Yesterday, I had a gap in the middle of the day. So the Gotham Gal and I took an hour-long walk with our dog Ollie. It cleared my head and when I got back to work, I was full of energy and clarity.

I’ve been working exclusively from home since the end of November 2019 when we left NYC to go to LA. It has been a stretch of incredible productivity for me.

I am not arguing against going back to the office. As I’ve said in many posts recently, I can’t wait to go back to the office. But I am sure that many of us have had the same experience that I have had working from home during the pandemic. It has its advantages.

And in that realization exists the possibility that we are on the cusp on a revolution in how many of us can find work life balance going forward.

My friend Tom wrote this post last week suggesting that a husband and wife can now work a total of 50 hours a week between them and have two full-time jobs and raise a family. This part sums up the idea pretty well:

Why do I think 25 hours/ week is the equivalent of a 50-hour week (counting commuting)?

Given a nine-to five schedule with an hour for lunch, the 40 hour work week was only 35 to begin with.

As an ex-CEO, I think that at least ten hours of each workweek go to socialization, surfing the internet, checking with the spouse or checking up on the children, chatting on smartphones etc. (Mary thinks only five).

Meetings and travel to meetings waste a huge amount of time and money. One reason that Zooming appears not to have reduced productivity is that many of the meetings weren’t productive to begin with.

Office space and often parking are expenses to the employer but they are not income to the worker. If office space and all its attendant costs can be drastically reduced, employers can afford to pay more dollars in salary for the same productivity.

Commuting expense including perhaps even the second car, daycare, clothing and dry-cleaning bills, and paid before and after school activities whose purpose is to supervise school age kids are all expenses which go away when parents can work from home. Even if the WFH employee has less gross taxable income, he or she will have more cash at the end of each month.

https://blog.tomevslin.com/2021/01/newnormal-the-50-hour-family-work-week.html

Even if Tom is off by a bit with his math, he makes a terrific point. Companies can ask for less of a family’s time, pay them more, and get the same amount of work done using the techniques we have perfected during the pandemic.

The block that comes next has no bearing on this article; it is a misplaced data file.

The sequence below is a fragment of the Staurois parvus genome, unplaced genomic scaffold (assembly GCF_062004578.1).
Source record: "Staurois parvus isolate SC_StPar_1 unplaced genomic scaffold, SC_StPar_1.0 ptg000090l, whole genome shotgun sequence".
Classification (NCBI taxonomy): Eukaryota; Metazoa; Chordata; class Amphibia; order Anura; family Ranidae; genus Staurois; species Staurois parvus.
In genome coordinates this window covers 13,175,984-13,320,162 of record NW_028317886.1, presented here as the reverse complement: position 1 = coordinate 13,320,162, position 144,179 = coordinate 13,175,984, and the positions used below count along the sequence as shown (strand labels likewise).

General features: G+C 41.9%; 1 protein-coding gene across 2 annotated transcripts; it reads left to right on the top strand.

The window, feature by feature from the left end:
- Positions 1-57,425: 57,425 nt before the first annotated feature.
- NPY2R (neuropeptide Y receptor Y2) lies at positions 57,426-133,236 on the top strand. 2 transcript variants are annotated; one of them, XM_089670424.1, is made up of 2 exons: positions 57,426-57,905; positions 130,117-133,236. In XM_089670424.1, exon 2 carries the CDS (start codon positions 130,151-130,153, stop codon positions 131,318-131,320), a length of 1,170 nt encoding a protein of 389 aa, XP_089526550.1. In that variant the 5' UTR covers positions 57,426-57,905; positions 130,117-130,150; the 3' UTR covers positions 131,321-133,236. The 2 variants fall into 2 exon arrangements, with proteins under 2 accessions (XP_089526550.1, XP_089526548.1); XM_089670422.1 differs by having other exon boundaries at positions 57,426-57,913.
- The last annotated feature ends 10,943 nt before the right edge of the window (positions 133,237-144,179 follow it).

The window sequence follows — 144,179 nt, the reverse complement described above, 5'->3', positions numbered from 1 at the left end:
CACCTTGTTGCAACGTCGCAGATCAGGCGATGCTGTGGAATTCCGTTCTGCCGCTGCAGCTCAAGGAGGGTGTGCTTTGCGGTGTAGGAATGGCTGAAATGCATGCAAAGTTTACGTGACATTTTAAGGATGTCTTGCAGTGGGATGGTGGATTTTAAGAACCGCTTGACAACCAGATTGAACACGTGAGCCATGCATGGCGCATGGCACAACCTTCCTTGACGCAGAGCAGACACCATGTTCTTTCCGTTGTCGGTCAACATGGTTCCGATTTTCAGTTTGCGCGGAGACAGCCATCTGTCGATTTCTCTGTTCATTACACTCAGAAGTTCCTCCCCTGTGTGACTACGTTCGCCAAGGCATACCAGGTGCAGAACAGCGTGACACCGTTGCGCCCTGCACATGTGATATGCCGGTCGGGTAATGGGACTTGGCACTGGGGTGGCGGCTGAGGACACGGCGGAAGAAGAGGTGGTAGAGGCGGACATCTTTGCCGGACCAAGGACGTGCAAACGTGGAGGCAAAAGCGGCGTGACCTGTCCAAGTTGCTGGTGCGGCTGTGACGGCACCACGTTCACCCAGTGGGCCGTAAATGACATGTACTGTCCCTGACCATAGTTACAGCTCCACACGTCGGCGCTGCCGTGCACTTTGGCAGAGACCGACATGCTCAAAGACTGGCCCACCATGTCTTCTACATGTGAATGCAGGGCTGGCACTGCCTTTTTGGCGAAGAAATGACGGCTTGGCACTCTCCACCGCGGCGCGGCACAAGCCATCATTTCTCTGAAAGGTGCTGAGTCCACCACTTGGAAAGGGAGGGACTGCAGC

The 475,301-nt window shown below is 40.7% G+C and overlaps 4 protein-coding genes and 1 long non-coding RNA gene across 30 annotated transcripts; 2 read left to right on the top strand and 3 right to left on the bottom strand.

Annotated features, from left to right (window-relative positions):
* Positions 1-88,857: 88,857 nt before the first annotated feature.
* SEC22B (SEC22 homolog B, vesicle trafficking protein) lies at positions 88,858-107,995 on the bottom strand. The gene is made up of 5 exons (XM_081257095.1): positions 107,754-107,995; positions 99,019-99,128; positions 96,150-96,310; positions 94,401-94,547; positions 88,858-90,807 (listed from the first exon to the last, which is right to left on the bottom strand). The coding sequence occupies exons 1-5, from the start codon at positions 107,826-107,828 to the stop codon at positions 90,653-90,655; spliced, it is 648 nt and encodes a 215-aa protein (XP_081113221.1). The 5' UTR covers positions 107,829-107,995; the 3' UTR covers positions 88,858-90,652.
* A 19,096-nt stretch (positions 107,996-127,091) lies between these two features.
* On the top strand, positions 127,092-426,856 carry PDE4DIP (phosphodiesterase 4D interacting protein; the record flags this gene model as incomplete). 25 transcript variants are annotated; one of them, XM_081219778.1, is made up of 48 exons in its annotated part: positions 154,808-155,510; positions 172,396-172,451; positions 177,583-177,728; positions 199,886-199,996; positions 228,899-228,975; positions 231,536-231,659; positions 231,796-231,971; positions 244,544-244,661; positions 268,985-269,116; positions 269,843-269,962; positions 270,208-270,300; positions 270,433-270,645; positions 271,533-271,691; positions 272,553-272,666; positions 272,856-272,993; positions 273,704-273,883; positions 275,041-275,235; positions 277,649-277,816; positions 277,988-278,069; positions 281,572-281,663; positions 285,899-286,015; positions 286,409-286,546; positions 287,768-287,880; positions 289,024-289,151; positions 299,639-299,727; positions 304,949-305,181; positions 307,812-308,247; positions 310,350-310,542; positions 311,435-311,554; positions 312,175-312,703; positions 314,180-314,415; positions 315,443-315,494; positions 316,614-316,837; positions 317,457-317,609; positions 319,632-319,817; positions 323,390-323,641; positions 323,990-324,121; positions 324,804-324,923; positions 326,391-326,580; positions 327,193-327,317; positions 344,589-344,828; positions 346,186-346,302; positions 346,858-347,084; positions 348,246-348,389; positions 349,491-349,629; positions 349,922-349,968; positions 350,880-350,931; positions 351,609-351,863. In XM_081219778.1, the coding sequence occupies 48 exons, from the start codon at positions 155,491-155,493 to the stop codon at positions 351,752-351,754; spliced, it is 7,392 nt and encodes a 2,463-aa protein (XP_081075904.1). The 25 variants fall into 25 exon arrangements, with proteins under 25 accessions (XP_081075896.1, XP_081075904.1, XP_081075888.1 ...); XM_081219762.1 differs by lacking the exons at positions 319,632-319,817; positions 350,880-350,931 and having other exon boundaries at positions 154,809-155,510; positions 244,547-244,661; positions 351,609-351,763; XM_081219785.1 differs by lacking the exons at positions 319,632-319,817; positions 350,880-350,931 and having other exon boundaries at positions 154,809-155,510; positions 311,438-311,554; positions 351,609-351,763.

I realize that not all jobs lend themselves to this approach. But maybe more than you think. Take doctors. We used to have to go see doctors in their offices. Now with digital health services like those offered by our portfolio companies Brave and Nurx, the doctors are seeing the patients from their homes (or wherever they are).

Teaching is another occupation that presents a lot of opportunity to rethink time and location. Many teachers have been learning how to help their students master new things from their kitchen counters over the last year.

I want to say it again. I am not suggesting that we won’t be going to offices anymore. I am not saying doctors won’t have offices anymore. I am not saying teachers won’t be in classrooms anymore.

What I am saying is that we can and should be asking how much of our work time needs to be in person, face to face, and how much can be virtual. And I am certain that we will be asking that. In our year-end reviews at USV, we heard again and again from our team that they wanted to ask those questions. They should. Commuting and business travel are not the necessities they were last century.

And, naturally, this coming work-life balance revolution presents tremendous opportunities for new products, services, and companies. We have been seeing many of them crop up over the last year and have invested in a few of them.

From bad comes good. This pandemic and all of the things that have come with it has been awful. But I believe it will unleash all sorts of new behaviors and businesses that will be for the better. If you squint, you can see them coming.

#climate crisis#economics#employment#enterprise#entrepreneurship#Family#hacking education#health care#management#VC & Technology